> People that really care about optimizations aren't going to install the default Debian install anyways. They'd do a net install and build from there to get max performance for their old computers.

I recently installed Debian on a Dell server with Broadcom network adapters. Couldn't use the netinstall image because by default Debian doesn't include non-free firmware. It was nice to be able to use CD1 to get a fully functional headless Debian system, to then install the non-free firmware package from a USB flash drive to get network connectivity.

Images with firmware included are available from http://cdimage.debian.org/cdimage/unofficial/non-free/cd-inc...


No, normal people aren't even aware of the existence of Linux. That's primarily where GNOME (and Unity) have gone so badly wrong: optimizing for an audience that doesn't exist.

Many people aren't, yet these days I'm regularly surprised by random folks (some bordering ludditeness) knowing about Linux's existence and role.

IMO, it's because optimizing for the 300 MHz Celeron is a concrete technical objective. Optimizing for usability and design takes you right back into the subjective territory most of us are uncomfortable with. You've seen the fighting over Ubuntu's Unity. "Will this fit on a CD?" is a question that can be answered with facts.

I doubt the Debian downloaders are the sort that will think that's Linux on the desktop. Debian is a great distro but their specific download target is, shall we say, somewhat more exclusive than others, such as Fedora or Ubuntu.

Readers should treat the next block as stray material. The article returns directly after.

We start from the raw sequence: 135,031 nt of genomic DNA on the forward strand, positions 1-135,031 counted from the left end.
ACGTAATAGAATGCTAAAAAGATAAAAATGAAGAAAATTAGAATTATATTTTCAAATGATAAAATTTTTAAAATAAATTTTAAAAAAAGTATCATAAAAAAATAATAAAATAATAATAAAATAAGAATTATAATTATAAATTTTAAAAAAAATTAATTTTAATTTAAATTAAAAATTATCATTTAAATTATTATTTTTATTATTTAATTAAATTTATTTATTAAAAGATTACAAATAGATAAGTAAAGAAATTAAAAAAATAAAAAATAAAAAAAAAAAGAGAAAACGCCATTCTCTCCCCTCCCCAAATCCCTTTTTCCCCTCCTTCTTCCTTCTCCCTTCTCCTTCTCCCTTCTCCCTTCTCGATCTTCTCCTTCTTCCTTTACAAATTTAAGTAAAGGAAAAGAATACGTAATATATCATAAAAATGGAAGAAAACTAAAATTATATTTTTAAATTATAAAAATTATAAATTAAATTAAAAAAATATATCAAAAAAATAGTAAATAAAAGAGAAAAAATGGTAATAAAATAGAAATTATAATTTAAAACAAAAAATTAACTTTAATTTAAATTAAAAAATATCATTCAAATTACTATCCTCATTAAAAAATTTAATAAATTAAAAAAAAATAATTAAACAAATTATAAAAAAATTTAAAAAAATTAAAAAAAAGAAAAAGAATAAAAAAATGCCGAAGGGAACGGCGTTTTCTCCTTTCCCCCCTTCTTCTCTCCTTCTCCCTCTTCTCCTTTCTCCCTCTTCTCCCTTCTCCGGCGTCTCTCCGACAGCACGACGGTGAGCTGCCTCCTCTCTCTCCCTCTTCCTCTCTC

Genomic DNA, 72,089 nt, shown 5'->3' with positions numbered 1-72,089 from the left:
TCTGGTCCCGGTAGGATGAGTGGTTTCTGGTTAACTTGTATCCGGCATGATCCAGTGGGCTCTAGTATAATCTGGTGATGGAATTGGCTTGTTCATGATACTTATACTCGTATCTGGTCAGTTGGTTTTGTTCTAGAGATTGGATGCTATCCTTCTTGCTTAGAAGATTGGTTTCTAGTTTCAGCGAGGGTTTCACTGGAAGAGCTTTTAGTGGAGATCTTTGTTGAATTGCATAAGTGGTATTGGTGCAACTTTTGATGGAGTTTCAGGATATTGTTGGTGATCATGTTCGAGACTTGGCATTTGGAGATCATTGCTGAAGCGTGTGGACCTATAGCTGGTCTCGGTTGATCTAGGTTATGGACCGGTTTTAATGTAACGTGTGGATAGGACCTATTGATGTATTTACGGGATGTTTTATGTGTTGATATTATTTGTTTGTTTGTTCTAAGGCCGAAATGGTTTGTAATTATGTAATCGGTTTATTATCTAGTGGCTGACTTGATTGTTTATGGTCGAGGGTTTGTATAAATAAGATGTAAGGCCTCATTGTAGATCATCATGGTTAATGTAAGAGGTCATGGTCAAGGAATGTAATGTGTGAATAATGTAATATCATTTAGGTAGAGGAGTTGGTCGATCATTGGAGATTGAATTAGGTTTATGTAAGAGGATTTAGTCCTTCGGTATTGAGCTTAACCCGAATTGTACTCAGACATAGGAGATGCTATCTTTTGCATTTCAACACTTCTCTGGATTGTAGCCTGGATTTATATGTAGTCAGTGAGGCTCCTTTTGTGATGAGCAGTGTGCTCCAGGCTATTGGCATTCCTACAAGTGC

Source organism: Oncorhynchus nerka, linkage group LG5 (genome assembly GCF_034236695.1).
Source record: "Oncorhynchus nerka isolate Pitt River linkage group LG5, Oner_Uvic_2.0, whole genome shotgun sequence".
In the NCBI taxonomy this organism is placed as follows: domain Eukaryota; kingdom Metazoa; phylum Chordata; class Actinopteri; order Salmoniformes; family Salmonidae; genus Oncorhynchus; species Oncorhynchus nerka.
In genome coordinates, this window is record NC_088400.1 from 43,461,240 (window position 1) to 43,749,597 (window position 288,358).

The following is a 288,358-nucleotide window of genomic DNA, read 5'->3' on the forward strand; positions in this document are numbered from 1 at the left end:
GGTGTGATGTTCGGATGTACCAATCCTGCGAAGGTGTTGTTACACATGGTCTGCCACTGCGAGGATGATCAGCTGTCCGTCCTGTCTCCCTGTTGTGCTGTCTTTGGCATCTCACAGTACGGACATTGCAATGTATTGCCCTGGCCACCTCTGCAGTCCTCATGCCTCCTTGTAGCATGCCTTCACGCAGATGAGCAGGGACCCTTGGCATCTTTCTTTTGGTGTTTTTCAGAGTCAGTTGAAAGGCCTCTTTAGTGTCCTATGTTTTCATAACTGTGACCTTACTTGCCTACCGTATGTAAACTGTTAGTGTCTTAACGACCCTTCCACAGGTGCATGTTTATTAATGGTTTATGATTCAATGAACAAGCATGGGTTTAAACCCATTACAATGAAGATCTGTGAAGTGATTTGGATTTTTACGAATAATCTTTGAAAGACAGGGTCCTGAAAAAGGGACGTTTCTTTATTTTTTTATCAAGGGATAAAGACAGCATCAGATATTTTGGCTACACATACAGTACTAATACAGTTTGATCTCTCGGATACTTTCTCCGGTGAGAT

"Normal people" don't use linux, so I don't buy your argument, sorry. I'd rather linux distributions stopped optimizing for idiots who can't tell what's going on without huge icons.

That said, I don't see how xfce is worse than gnome in its current state, so it's entirely win-win situation imho.

A number of normal people I know use linux. The scenario is usually: 1) Computer "breaks", ie needs os reinstall 2) they don't have os media 3) I offer a choice of buying a full copy of Windows or trying linux for free. Some that choose linux find it isn't for them. Some stick with linux.

Normal people will download a debian CD

No, they won't. Most normal people are not even capable of burning an ISO, let alone selecting ("so, do I use i386 or MIPS?") and downloading Debian.

"but distribution restricted to the size of a CD is a major feature"

For me a major feature would be VirtualBox images ready to go. I haven't installed a Linux distro in years, and I would much rather let Windows/OSX act as the HAL so I just just focus on what I want to use Linux for.

The best experience for me is the other way around. Linux does 99 percent of everything I want and lives on the bare metal and if I need some random Windows app I just thaw out one of my VMs until I'm done with it then it goes back into the freezer.

It's not given that xfce is necessarily a bad choice. That seems to have played into it, regarding to the comment.

Personally, I would say it is the most natural choice for Debian. Also, staying away from DEs regarded as developer-unfriendly like gnome3 or unity fits (remember the eclipse-bug?).

Furthermore, developers I know seem to not like medias like dvds, switching instead to the internet where possible, so they are quiet likely not to buy something fancy like a dvd-burner. Or maybe that's just me.